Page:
IN THE UNITED STATES COURT OF APPEALS United States Court of Appeals FOR THE FIFTH CIRCUIT Fifth Circuit FILED July 22, 2008 No. 07-51042 Charles R. Fulbruge III Clerk UNITED STATES OF AMERICA, ex rel. Dr. Man Tai Lam, Dr. William Meshel, Plaintiff, v. DR. MAN TAI LAM; DR. WILLIAM MESHEL, Plaintiffs-Appellants, v. TENET HEALTHCARE CORPORATION, Defendant-Appellee, UNITED STATES OF AMERICA, Intervenor-Appellee. Appeal from the United States District Court for the Western District of Texas No. 3:02-CV-525 Before DAVIS, SMITH, and DeMOSS, Circuit Judges. W. EUGENE DAVIS, Circuit Judge.* Pursuant to 5TH CIR. R. 47.5, the court has determined that this opinion should not be published and is not precedent except under the limited circumstances set forth in 5TH CIR. * No. 07-51042 The Relators, Man Tai Lam and William Meshel, appeal from the dismissal of their qui tam claims alleging that Tenet Healthcare Corporation made false claims for outlier medical benefits against Medicare. When, as in this case, there has been public disclosure of the information on which the relators' allegations are based, no court has jurisdiction over an attempted qui tam suit under the False Claims Act unless the relators are the original source of the information. Because the record does not support a conclusion that the Relators had direct and independent knowledge of the alleged fraudulent practices of Tenet, the Relators cannot qualify as original sources and the district court properly dismissed this case. I. In general, Medicare reimbursements do not vary with the cost of treating a particular patient. Rather Medicare reimburses a fixed amount per patient based on the Diagnosis Related Group ("DRG") into which the patient falls, and further based on the patient's diagnosis and procedures performed. Outlier reimbursements, at issue in this appeal, come into play when a hospital treats a patient with an unusually long hospital stay and/or unusually costly treatments. A hospital can qualify for outlier payments when its cost-adjusted charges exceed either a fixed multiple of the applicable DRG rate or a fixed dollar amount established by the Center for Medicare and Medicaid Services ("CMS"), called the "Outlier Threshold." 42 U.S.C. 1395ww(d)(5)(A)(iii). This is designed to permit the hospital to obtain compensation for treatment that is much more extensive than the norm. Because hospital costs are difficult to determine, CMS regulations establish a way to estimate a hospital's costs. Prior to August 2003, those regulations allowed outlier payments when a hospital's charges multiplied by R. 47.5.4. 2 No. 07-51042 the hospital's ratio of costs to charges in its most recent settled cost report, exceed a certain threshold. See 42 C.F.R. 412.80, 412.84 (2002). (The exact computation of outlier payments is outside the scope of this appeal.) The most recent settled cost report is likely to be several years old. Outlier payments can be manipulated if a hospital substantially increases its charges without a corresponding increase in costs. In that situation, the inflated charges, when multiplied by the hospital's historical cost-to-current charge ratio, result in an artificially high estimate of the hospital's costs, and therefore unwarranted payments from the outlier pool of funds. A hospital's charges are rarely what the hospital is paid for its services. The charges are deeply discounted by contracts with insurers and replaced by a much lower fee schedule when government insurance such as Medicare is involved. Relators allege that Tenet improperly manipulated the outlier payment system by artificially inflating charges at two El Paso area hospitals when its real costs did not increase in proportion to the charge increases, and even declined. As a result, Tenet was allegedly able to qualify more patients as outlier patients and receive reimbursements that it was not entitled to. II. Relators claim that Tenet violated the False Claims Act. The False Claims Act, 31 U.S.C. 3729, et seq., ("FCA"), prohibits the submission of false or fraudulent claims for payment to the United States or the use of false statements for the purpose of causing a false claim to be paid. A person who violates the FCA is liable to the United States for civil penalties and for three times the amount of the government's damages. 31 U.S.C. 3729(a). Suits to collect statutory damages may be brought either by the Attorney General, or by a private person (known as a relator) in the name of the United States in an action called a qui tam suit. 31 U.S.C. 3730(a) and (b)(1). 3 No. 07-51042 The FCA prescribes several important limitations on the jurisdiction of courts over qui tam suits. The FCA's "public disclosure" provision states: (A) No court shall have jurisdiction over an action under this section based upon the public disclosure of allegations or transactions in a criminal, civil, or administrative hearing, in a congressional, administrative, or [General] Accounting Office report, hearing, audit, or investigation, or from the news media, unless the action is brought by the Attorney General or the person bringing the action is an original source of the information. (B) For purposes of this paragraph, "original source" means an individual who has direct and independent knowledge of the information on which the allegations are based and has voluntarily provided the information to the Government before filing an action under this section which is based on the information. 31 U.S.C. 3730(e)(4). As this Court has recognized, the public disclosure bar divests courts of jurisdiction over qui tam suits where the allegations are "based upon" a public disclosure, unless the relator can qualify as an "original source" under the FCA. United States ex rel. Reagan v. East Texas Med. Ctr. Regional Healthcare Sys., 384 F.3d 168, 176-77 (5th Cir. 2004). As stated in the statute, an original source is one "who has direct and independent knowledge of the information on which the allegations are based." III. This qui tam action was filed by Relators in November 2002, but remained under seal until July 18, 2005 after the Government declined to intervene. In December 2005, Relators filed their Third Amended Complaint which alleged that Tenet: (1) artificially inflated its "cost-to-charge" ratio to obtain more than its proper share of funds from the Medicare/Medicaid outlier system (the outlier claim); and (2) offered medical directorships and office-expense reimbursements as kickbacks to induce physicians to refer their patients to the Tenet hospitals (the kickback claim). Over time Relators submitted several versions of the disclosure statement required to be filed by 31 U.S.C. 3730(b)(2) with their 4 No. 07-51042 complaint. Pursuant to this statute, Relators were obliged to include in this statement "substantially all material evidence and information" in their possession. Id. Tenet moved to dismiss the claims in May 2006. The Government supported the motion, explaining that Relators had zero impact on the Government's preexisting investigation. While the motion was pending, the Government settled with Tenet for claims relating to 165 hospitals nationwide, including the two hospitals in El Paso which Relators were familiar with. By Order dated August 14, 2006, the district court granted in part and denied in part Tenet's motion. The district court dismissed the kickback claim. The district court denied Tenet's motion to dismiss the outlier claim. However, the court found that information concerning the Government's outlier manipulation theory was publicly disclosed in a publication called the Weakley Report prior to Relators filing suit in this case. Relators do not challenge that finding. The district court correctly observed that despite the publication of this information, Relators can still sue if Relators were the "original source" of the information underlying the outlier claims. The district court concluded that there was an issue of fact on that question. The United States and Tenet moved for summary judgment in April 2007 on the issue of Relators' status as original sources. In response to the motion, Relators appended two declarations to substantiate their knowledge of Tenet's costs and increasing charges in response to deficiencies identified by Tenet and the United States. The information in the declaration modifies and expands on the information previously submitted in the Relators' disclosure statements. The disclosure statements and the declarations were the only evidence before the district court on the motion for summary judgment. The district court granted summary judgment in favor of Tenet and the United States. The court found that Relators "cannot be said to have had direct and independent knowledge of 5 No. 07-51042 the information on which the allegations are based, and thus Relators cannot pass the public-disclosure bar." Relators appeal. IV. Because the suit in this case was filed after disclosure of the allegations in the Weakley Report and other publications, the Relators must qualify as an original source of the information in order for this suit to proceed. As stated in the statute, an original source must have "direct and independent knowledge" that forms the basis of the allegations and must show that he "voluntarily provided the information to the Government" before filing his qui tam suit. 31 U.S.C. 3720(e)(4)(B). We focus on the first part of the test, whether the Relators meet the standard of having "direct and independent knowledge." Based on the relevant statute and the background information on outlier payments, the defendants submit that the Relators' claim of outlier Medicare fraud would require knowledge: (1) that a hospital increased its charges, (2) with no (or no proportional) increase in costs, (3) that Tenet was submitting claims for outlier payments that were false or fraudulent, (4) with the intent to manipulate the outlier payment system. 31 U.S.C. 3729. The question then is what type of knowledge is required. A review of the case law in this and other jurisdictions provides background on what "direct and independent knowledge" means in the "original source" definition. "Direct" and "independent" have distinct meanings. This circuit surveyed other circuits' interpretations of the terms as follows: "direct" knowledge is obtained first hand, by the relator's own efforts rather than by the labor of others, and not derivative of the information of others. United States ex rel. Laird v. Lockheed Martin Eng'g & Sci. Servs. Co., 336 F.3d 346, 355 (5th Cir. 2003). "Independent" knowledge cannot rely on any public disclosures. Id. This court then interpreted the term "direct" by its plain meaning as "knowledge derived from the source without interruption or gained by the relator's own 6 No. 07-51042 efforts rather than learned second-hand through the efforts of others." Id. The opinion also notes that Congress's intent was "to encourage qui tam suits brought `by insiders, such as employees who come across information of fraud in the course of their employment.'" Id. at 355-56. Courts must "look to the factual subtleties of the case before it and attempt to strike a balance between those individuals who, with no details regarding its whereabouts, simply stumble upon a seemingly lucrative nugget and those actually involved in the process of unearthing important information about a false or fraudulent claim." Id. at 356. Relators found to have direct and independent knowledge are those who actually viewed source documents or viewed first hand the fraudulent activity that is the basis for their qui tam suit. For example in United States ex rel. Cooper v. Blue Cross & Blue Shield of Fla., Inc., 19 F.3d 562, 568 (11th Cir. 1994), the relator's knowledge of an alleged fraud by a Medicare secondary payor was "direct" because it was acquired through "three years of [the relator's] own claims processing, research, and correspondence with members of Congress and [the Health Care Financing Admin.]" In Minn. Ass'n of Nurse Anesthetists v. Allina Health System Corp., 276 F.3d 1032, 1050 (8th Cir. 2002), the Association alleged that its members had "personal knowledge that defendant anesthesiologists have routinely billed Medicare for personal performance of anesthesia procedures in which they were not continuously involved or present." It further alleged that its members "have personal knowledge of defendants' false claims by virtue of communications with defendants themselves, participation in the anesthesia procedures which were later fraudulently billed by the defendant anesthesiologist, and familiarity with hospital records disclosing defendants' fraud." The court rejected the defendants' response that the anesthetists did not have direct knowledge of the anesthesiologists' billing practices, which came to light in an audit, because the record showed that the anesthetists often saw the anesthesiologist filling out forms used for billing with 7 No. 07-51042 the misleading information. These allegations were sufficient to establish that the association had direct knowledge to qualify as an original source. In Chen-Cheng Wang ex rel. United States v. FMC Corp., 975 F.2d 1412, 1417 (9th Cir. 1992), the relator was a mechanical engineer who brought suit against his former employer claiming that it had defrauded the government by its performance on various defense contracts. As to relator's claims relating to the Bradley Fighting Vehicle which had been publicly disclosed, the court found that Wang's knowledge of the Bradley's transmission problems was direct and independent because he worked (however briefly) on trying to fix them. His claim failed for other reasons not related to this issue. In contrast, when a relator's claim is based on knowledge received from other persons it is not direct and independent. In United States v. Alcan Elec. & Eng'g, Inc., 197 F.3d 1014, 1021 (9th Cir. 1999), the Ninth Circuit held that a member of an electrical workers' union did not meet the "direct" knowledge element since "he never participated in the negotiating, drafting, or implementation" of relevant agreements, "does not allege that he played any role in submitting false claims to the government," and simply heard second-hand (as a member of the union) that the electrical contractors were submitting false claims to the government. In United States ex rel. Grayson v. Advanced Mgmt. Tech., Inc., 221 F.3d 580, 581 (4th Cir. 2000), the relators were attorneys who represented an unsuccessful bidder for a contract with the FAA in administrative proceedings to contest the contract award to a bidder they alleged had engaged in "bait and switch" regarding its intended subcontractor. The court concluded that the relators had not demonstrated that they had independent and direct knowledge of the "bait and switch" allegations contained in the administrative protest. Rather relators, in their role as attorneys for the unsuccessful bidder, at best 8 No. 07-51042 verified the information in the complaint. Such conduct was insufficient to render them original sources. Finally, in United States Ex rel. Stinson, Lyons, Gerlin & Bustamante, P.A. v. Prudential Ins. Co., 944 F.2d 1149 (3d Cir. 1991), the relator filed suit on behalf of the United States against Prudential Insurance Company alleging that Prudential defrauded the Government by avoiding its statutory responsibility to pay certain insurance claims as the primary insurer. Relator's knowledge was not direct because his "information about Prudential came through two intermediaries." Id. at 1160. Stinson further states that "[t]he paradigmatic `original source' is a whistleblowing insider." Id. at 1161. The Relators in this case do not meet that standard. The parties in this case dispute whether Relators' knowledge must be established by the disclosure statements only or may be established by reference to their declarations filed in opposition to the motion for summary judgment. We need not decide that question because even the evidence in the declarations falls short. First, Relators' information about rising charges at Tenet hospitals came primarily from patient complaints. They did examine a report of comparative charges for five of the most common DRGs, which indicated that Tenet's charges were among the highest in the country. However, that report did not indicate the historical changes in Tenet's charges that would be required to establish a case of outlier fraud. On the cost side, Relators' information is similarly indirect. Lam's conclusion that there was no proportionate increase in costs to warrant the increase in charges at Tenet hospitals was derived from informal discussions in doctors' lounges, staff meetings and observations about general nursing staffing, new equipment, remodeling/expansions and the degree of local wage increases. Meshel based his conclusion that it was inconceivable that higher costs caused the higher charges at Tenet hospitals on interactions with patients and doctors at the Tenet hospitals and general knowledge about 9 No. 07-51042 the cost of medical staffing and supplies in the El Paso area that he learned managing a non-Tenet hospital. As stated by the district court, "At no point do Relators allege or prove knowledge of whether Tenet's charges were rising, whether Tenet was artificially raising its charges, whether the charges were rising in relation to the hospital's costs, and whether Tenet had knowledge that the claims it submitted were false - all of which are necessary components in a claim of outlier fraud." Based on the caselaw outlined above, Relators' knowledge is not the type of first-hand, insider knowledge that is required to satisfy the original source standard. Further, as decided in Rockwell International Corp. v. United States, 127 S.Ct. 1397 (2007), a relator's suspicions cannot substitute for the requirement of direct and independent knowledge. V. The district court correctly concluded that Relators do not qualify as original sources of the information underlying the claims of outlier fraud. Even the information in Relators' declarations in support of their opposition to Tenet's motion for summary judgment does not establish that Relators had direct and independent knowledge of Tenet's history of charges and costs that would be required to establish a claim of outlier fraud. The district court properly granted summary judgment to appellees and the judgment of the district court is affirmed. AFFIRMED. 10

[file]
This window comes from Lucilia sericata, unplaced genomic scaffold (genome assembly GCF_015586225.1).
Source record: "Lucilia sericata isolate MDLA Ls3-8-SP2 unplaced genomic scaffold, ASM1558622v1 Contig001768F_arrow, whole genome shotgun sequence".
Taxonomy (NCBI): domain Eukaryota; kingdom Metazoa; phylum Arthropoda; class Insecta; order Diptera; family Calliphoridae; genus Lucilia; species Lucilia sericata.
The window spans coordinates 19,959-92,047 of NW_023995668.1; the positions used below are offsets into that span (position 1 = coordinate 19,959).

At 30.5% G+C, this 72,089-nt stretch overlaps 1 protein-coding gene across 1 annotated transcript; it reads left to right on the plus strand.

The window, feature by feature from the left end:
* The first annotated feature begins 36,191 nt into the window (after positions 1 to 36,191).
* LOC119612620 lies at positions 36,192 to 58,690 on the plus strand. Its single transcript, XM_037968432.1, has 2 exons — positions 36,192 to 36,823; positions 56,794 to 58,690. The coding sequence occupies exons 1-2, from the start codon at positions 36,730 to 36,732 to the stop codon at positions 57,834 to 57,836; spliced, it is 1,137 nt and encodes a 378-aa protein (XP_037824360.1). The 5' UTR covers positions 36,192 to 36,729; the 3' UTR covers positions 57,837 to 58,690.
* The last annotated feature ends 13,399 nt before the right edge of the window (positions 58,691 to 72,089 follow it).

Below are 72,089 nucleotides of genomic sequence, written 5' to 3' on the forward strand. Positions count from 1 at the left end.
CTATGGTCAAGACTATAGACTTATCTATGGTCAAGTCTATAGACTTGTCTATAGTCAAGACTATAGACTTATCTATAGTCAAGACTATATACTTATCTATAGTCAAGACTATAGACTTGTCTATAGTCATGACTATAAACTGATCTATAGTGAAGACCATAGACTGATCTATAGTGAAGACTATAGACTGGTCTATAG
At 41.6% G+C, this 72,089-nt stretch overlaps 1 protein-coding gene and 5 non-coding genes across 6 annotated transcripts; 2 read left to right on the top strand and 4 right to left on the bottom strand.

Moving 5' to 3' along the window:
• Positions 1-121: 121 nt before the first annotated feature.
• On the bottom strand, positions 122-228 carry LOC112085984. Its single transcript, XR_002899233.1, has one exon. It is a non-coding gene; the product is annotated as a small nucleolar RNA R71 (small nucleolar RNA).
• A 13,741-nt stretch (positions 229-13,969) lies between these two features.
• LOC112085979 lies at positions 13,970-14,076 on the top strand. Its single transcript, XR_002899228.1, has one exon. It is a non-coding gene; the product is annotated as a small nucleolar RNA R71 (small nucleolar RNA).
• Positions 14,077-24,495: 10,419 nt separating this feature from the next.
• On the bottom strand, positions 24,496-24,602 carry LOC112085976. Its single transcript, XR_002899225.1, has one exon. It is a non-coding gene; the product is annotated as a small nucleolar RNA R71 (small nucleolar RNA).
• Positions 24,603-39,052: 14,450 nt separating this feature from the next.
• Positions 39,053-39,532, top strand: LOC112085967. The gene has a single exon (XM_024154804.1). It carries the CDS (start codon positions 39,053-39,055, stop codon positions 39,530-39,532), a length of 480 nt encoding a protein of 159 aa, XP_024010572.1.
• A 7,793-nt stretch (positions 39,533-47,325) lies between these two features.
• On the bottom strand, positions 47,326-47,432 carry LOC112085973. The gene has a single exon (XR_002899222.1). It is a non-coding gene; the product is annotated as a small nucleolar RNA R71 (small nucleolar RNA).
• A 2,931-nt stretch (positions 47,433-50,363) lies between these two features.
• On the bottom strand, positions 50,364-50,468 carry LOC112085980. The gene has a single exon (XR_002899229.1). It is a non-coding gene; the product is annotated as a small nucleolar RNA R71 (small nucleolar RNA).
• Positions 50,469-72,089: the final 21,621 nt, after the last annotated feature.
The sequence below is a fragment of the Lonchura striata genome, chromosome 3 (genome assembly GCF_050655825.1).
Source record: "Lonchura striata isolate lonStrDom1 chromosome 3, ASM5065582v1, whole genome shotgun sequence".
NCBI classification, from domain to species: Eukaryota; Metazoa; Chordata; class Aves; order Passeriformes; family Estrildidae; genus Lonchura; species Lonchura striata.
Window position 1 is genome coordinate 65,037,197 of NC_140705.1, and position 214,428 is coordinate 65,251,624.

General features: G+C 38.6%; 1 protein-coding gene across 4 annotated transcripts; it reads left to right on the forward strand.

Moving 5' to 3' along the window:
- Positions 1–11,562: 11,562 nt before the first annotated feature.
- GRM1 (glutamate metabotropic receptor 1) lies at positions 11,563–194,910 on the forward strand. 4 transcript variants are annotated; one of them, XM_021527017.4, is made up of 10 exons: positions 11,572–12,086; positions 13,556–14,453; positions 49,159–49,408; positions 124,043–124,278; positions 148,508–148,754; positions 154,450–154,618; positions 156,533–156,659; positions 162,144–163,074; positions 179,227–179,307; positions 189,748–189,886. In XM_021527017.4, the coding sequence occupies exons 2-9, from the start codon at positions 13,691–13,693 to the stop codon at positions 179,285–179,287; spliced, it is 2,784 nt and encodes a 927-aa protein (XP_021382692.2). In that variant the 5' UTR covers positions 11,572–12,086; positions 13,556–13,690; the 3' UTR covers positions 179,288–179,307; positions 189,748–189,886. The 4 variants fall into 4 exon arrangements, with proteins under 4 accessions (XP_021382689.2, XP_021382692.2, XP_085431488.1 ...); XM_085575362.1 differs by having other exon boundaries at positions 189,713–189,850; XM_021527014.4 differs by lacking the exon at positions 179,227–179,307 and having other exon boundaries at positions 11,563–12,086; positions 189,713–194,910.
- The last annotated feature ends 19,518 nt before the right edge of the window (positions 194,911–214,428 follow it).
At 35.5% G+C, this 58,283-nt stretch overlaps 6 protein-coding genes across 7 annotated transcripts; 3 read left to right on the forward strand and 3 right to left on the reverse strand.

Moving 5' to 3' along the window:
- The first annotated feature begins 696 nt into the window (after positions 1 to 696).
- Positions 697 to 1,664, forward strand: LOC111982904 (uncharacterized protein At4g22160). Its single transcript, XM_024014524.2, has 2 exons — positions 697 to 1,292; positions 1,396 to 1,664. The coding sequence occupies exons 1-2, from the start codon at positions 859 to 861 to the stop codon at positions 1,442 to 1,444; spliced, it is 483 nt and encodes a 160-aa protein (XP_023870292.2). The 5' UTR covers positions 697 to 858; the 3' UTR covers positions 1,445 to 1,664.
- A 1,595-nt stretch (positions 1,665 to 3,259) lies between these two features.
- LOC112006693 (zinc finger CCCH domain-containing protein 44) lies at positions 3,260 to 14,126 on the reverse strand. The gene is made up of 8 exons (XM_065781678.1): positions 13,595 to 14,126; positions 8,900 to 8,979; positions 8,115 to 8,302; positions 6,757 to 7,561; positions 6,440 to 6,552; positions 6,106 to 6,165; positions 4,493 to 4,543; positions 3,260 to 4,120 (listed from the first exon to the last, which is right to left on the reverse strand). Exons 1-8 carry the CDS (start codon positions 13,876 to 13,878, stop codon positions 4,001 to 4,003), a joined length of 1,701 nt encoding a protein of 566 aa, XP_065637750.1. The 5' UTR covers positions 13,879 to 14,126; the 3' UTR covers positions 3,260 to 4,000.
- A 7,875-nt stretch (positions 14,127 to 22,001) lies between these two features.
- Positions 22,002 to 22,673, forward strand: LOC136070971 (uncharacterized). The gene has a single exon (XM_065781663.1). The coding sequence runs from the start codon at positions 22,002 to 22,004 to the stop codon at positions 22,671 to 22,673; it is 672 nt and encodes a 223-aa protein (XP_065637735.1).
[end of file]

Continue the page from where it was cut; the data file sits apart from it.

Disclaimer: Justia Dockets & Filings provides public litigation records from the federal appellate and district courts. These filings and docket sheets should not be considered findings of fact or liability, nor do they necessarily reflect the view of Justia.


Why Is My Information Online?